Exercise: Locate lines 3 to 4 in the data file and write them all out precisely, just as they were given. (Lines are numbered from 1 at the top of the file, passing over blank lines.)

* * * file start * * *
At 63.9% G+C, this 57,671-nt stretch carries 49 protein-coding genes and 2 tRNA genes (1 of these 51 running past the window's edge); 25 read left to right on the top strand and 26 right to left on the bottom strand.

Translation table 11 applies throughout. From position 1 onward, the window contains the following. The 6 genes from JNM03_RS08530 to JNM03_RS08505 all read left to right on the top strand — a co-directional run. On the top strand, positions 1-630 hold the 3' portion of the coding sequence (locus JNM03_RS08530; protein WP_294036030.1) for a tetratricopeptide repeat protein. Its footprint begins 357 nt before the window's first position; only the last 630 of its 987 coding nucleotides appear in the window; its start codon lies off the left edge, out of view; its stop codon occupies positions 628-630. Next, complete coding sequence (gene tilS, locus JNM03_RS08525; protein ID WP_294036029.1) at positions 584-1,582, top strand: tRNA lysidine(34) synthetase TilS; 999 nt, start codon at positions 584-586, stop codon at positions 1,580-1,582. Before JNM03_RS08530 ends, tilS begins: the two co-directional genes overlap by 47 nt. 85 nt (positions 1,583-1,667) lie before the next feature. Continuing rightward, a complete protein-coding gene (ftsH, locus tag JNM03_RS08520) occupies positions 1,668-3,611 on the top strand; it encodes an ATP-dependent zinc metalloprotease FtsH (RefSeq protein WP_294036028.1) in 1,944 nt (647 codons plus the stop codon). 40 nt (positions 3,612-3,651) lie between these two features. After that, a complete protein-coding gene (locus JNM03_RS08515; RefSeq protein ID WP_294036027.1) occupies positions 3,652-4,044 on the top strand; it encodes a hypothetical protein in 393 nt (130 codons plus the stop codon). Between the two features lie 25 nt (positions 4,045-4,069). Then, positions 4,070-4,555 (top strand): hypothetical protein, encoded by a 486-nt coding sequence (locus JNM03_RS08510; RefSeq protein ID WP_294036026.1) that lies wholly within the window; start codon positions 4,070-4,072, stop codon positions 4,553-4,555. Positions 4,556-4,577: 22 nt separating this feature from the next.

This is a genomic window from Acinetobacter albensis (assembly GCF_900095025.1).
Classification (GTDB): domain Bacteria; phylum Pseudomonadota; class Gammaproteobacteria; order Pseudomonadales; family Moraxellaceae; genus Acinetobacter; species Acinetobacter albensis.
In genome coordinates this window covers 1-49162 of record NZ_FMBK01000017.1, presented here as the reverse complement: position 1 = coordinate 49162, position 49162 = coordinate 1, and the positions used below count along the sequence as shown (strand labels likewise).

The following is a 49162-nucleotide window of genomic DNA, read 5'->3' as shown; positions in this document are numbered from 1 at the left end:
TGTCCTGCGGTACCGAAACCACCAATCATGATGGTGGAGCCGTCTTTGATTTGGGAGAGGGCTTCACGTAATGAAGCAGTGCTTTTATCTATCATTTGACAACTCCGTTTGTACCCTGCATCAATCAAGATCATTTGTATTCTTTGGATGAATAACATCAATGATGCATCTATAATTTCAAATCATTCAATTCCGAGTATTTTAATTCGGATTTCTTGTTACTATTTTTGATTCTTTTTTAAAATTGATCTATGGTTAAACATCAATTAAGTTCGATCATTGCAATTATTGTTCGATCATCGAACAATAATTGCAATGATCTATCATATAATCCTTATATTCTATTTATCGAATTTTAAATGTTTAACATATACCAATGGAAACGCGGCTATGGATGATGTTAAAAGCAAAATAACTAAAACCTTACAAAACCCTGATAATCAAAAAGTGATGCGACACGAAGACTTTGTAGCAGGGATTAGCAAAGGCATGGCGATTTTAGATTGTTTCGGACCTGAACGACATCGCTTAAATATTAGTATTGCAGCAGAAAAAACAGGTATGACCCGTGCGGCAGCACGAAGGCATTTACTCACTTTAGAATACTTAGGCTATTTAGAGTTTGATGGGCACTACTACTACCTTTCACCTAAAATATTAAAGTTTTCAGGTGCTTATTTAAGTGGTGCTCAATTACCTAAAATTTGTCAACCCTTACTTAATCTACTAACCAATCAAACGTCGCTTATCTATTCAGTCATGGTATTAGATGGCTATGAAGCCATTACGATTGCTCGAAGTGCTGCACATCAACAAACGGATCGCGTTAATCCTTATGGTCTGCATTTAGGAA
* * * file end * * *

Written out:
This is a genomic window from Acinetobacter albensis (assembly GCF_900095025.1).
Classification (GTDB): domain Bacteria; phylum Pseudomonadota; class Gammaproteobacteria; order Pseudomonadales; family Moraxellaceae; genus Acinetobacter; species Acinetobacter albensis.